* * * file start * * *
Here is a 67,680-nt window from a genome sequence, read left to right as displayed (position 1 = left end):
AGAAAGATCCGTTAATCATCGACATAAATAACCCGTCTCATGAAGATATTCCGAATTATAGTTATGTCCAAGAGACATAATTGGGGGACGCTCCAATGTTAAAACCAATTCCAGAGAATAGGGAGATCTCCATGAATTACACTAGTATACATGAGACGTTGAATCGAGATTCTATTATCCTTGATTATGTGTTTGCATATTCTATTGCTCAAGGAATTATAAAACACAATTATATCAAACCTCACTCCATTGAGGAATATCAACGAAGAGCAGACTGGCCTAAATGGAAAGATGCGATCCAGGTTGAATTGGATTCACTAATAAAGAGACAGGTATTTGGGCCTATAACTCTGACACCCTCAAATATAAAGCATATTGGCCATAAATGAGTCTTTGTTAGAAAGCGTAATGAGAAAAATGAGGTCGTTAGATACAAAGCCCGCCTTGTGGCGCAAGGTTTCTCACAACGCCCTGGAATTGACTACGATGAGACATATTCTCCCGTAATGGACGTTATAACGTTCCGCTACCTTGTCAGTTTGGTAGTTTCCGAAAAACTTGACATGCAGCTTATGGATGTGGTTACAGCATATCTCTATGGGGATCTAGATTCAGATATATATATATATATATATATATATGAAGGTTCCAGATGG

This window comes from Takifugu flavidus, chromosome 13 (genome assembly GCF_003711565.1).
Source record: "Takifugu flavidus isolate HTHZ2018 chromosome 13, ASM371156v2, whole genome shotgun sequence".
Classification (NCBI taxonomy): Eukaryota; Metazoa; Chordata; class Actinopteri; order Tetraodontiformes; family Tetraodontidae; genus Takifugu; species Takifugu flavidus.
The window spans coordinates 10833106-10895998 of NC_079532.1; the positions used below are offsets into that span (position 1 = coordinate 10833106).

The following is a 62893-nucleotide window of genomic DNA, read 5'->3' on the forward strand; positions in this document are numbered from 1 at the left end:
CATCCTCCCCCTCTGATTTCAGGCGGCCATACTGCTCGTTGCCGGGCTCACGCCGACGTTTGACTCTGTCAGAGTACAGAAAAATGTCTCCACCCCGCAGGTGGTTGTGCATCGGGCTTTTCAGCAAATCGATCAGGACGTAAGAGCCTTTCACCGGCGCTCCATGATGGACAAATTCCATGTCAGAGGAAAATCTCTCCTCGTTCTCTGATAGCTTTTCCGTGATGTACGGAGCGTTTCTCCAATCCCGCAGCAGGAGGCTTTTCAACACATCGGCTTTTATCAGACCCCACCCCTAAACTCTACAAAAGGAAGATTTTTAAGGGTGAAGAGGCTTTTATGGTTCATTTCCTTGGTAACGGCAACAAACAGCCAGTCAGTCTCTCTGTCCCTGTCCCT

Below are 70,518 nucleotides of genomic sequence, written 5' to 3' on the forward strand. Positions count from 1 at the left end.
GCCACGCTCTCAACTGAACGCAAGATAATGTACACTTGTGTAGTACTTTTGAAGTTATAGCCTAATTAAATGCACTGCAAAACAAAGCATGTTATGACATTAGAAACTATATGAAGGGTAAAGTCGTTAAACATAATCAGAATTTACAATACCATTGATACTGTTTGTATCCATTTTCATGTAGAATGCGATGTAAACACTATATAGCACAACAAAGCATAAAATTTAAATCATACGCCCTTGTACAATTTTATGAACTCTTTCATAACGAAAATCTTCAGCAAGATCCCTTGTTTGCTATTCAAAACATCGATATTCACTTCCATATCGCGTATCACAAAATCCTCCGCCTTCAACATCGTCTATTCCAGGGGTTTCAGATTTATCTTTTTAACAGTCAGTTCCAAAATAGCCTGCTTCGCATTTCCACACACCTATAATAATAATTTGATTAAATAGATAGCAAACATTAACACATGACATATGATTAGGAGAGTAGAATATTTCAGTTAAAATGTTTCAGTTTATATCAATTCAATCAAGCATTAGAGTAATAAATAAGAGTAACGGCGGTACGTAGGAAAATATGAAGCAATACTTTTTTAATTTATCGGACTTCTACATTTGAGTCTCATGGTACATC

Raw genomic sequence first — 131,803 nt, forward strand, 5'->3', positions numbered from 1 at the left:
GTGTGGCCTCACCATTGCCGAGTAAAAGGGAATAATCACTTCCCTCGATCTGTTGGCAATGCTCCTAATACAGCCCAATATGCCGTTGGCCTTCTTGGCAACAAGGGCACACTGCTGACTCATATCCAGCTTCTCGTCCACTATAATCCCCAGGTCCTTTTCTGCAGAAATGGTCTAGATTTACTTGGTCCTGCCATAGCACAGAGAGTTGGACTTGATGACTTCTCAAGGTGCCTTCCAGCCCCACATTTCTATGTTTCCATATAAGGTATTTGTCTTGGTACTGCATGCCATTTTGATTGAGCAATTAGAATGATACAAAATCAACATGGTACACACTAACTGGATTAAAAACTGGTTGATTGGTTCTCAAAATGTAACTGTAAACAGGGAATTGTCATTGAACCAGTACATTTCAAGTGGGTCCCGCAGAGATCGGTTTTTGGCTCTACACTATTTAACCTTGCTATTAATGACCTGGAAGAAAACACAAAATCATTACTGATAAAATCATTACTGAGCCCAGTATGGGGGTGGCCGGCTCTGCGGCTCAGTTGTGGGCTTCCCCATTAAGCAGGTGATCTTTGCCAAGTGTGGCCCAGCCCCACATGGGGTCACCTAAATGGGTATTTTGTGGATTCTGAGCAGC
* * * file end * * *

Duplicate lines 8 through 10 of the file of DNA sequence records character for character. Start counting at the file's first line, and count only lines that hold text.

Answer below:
CATCCTCCCCCTCTGATTTCAGGCGGCCATACTGCTCGTTGCCGGGCTCACGCCGACGTTTGACTCTGTCAGAGTACAGAAAAATGTCTCCACCCCGCAGGTGGTTGTGCATCGGGCTTTTCAGCAAATCGATCAGGACGTAAGAGCCTTTCACCGGCGCTCCATGATGGACAAATTCCATGTCAGAGGAAAATCTCTCCTCGTTCTCTGATAGCTTTTCCGTGATGTACGGAGCGTTTCTCCAATCCCGCAGCAGGAGGCTTTTCAACACATCGGCTTTTATCAGACCCCACCCCTAAACTCTACAAAAGGAAGATTTTTAAGGGTGAAGAGGCTTTTATGGTTCATTTCCTTGGTAACGGCAACAAACAGCCAGTCAGTCTCTCTGTCCCTGTCCCT

Below are 70,518 nucleotides of genomic sequence, written 5' to 3' on the forward strand. Positions count from 1 at the left end.
GCCACGCTCTCAACTGAACGCAAGATAATGTACACTTGTGTAGTACTTTTGAAGTTATAGCCTAATTAAATGCACTGCAAAACAAAGCATGTTATGACATTAGAAACTATATGAAGGGTAAAGTCGTTAAACATAATCAGAATTTACAATACCATTGATACTGTTTGTATCCATTTTCATGTAGAATGCGATGTAAACACTATATAGCACAACAAAGCATAAAATTTAAATCATACGCCCTTGTACAATTTTATGAACTCTTTCATAACGAAAATCTTCAGCAAGATCCCTTGTTTGCTATTCAAAACATCGATATTCACTTCCATATCGCGTATCACAAAATCCTCCGCCTTCAACATCGTCTATTCCAGGGGTTTCAGATTTATCTTTTTAACAGTCAGTTCCAAAATAGCCTGCTTCGCATTTCCACACACCTATAATAATAATTTGATTAAATAGATAGCAAACATTAACACATGACATATGATTAGGAGAGTAGAATATTTCAGTTAAAATGTTTCAGTTTATATCAATTCAATCAAGCATTAGAGTAATAAATAAGAGTAACGGCGGTACGTAGGAAAATATGAAGCAATACTTTTTTAATTTATCGGACTTCTACATTTGAGTCTCATGGTACATC